Setting Up a Special Disability Trust

Get in touch: 1800 770 780

How can we help?

Get Expert Advice on Special Disability Trusts with Owen Hodge Lawyers

The ongoing care and provision for a disabled child or family member is a constant issue of concern for many people. In the past, certain financial arrangements for the disabled would often prejudice their entitlement to particular benefits.

From 20 September 2006, legislation allowing the creation of a Special Disability Trust (SPECIAL DISABILITY TRUST) came into power. These trusts must have the sole purpose of providing for the current and future care and accommodation of a disabled person. At Owen Hodge Lawyers, our attorneys specialise in the creation of a Special Disability Trust for your loved one.

What is a Special Disability Trust?

A Special Disability Trust is a legal arrangement designed to manage and protect the assets of an individual with a disability. The trust is established to provide for the financial well-being and quality of life of the person with a disability. The trust is typically set up by a third party, such as a family member or legal guardian, and is managed by a trustee who oversees the distribution of funds according to the terms laid out in the trust agreement.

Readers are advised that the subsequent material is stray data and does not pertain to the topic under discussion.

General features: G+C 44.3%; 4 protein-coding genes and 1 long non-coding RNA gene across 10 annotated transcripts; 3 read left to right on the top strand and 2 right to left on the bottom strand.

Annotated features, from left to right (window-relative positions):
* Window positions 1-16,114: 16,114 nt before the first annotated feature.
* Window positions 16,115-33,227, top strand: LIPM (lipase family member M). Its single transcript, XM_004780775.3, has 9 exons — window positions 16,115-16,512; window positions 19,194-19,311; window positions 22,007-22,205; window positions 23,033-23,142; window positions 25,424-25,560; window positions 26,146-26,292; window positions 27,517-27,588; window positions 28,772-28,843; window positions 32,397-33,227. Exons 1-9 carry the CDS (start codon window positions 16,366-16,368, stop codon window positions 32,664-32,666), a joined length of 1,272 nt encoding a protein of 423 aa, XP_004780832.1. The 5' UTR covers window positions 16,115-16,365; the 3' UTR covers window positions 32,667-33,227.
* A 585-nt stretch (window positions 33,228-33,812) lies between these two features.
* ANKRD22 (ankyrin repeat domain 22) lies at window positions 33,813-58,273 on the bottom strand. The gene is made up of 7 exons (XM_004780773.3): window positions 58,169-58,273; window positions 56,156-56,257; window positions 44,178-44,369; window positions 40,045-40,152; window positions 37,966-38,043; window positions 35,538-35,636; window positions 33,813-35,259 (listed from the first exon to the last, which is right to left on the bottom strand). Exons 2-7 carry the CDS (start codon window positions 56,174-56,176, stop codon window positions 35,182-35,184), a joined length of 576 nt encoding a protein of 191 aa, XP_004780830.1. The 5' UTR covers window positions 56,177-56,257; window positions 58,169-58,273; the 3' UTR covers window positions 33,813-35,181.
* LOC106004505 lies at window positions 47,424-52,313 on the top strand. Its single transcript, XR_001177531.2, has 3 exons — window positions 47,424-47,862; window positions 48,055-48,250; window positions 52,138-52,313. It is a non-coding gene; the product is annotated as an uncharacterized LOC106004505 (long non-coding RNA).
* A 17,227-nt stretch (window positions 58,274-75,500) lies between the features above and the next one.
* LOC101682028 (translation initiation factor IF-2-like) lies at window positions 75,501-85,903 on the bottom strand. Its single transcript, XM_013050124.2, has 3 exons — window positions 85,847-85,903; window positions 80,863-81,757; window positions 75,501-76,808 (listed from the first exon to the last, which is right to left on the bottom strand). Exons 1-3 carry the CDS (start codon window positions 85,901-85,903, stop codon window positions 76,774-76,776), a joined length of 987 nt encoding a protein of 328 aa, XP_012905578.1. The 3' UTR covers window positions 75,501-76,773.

Who is Eligible for a Special Disability Trust?

There are three classes of disabled persons, which vary depending on the individual’s age.

1) The first class of persons eligible for a Special Disability Trust is:

A person who has reached 16 years of age:

  • whose level of impairment would qualify the person for Disability Support Pension or who is already receiving a Department of Veterans’ Affairs Invalidity Service Pension or Department of Veterans’ Affairs Invalidity Income Support Supplement, and
  • who has a disability that would, if the person had a sole carer, qualify the carer for Carer Payment or Carer Allowance, or
  • who is living in an institution, hostel or group home in which care is provided for people with disabilities, and for which funding is provided under an agreement between the Commonwealth and states and territories, and
  • who has a disability as a result of which he or she is not working and/or has no likelihood of working for more than seven (7) hours a week for a wage that is at or above the relevant minimum wage”

2) The second class of persons eligible for a Special Disability Trust is: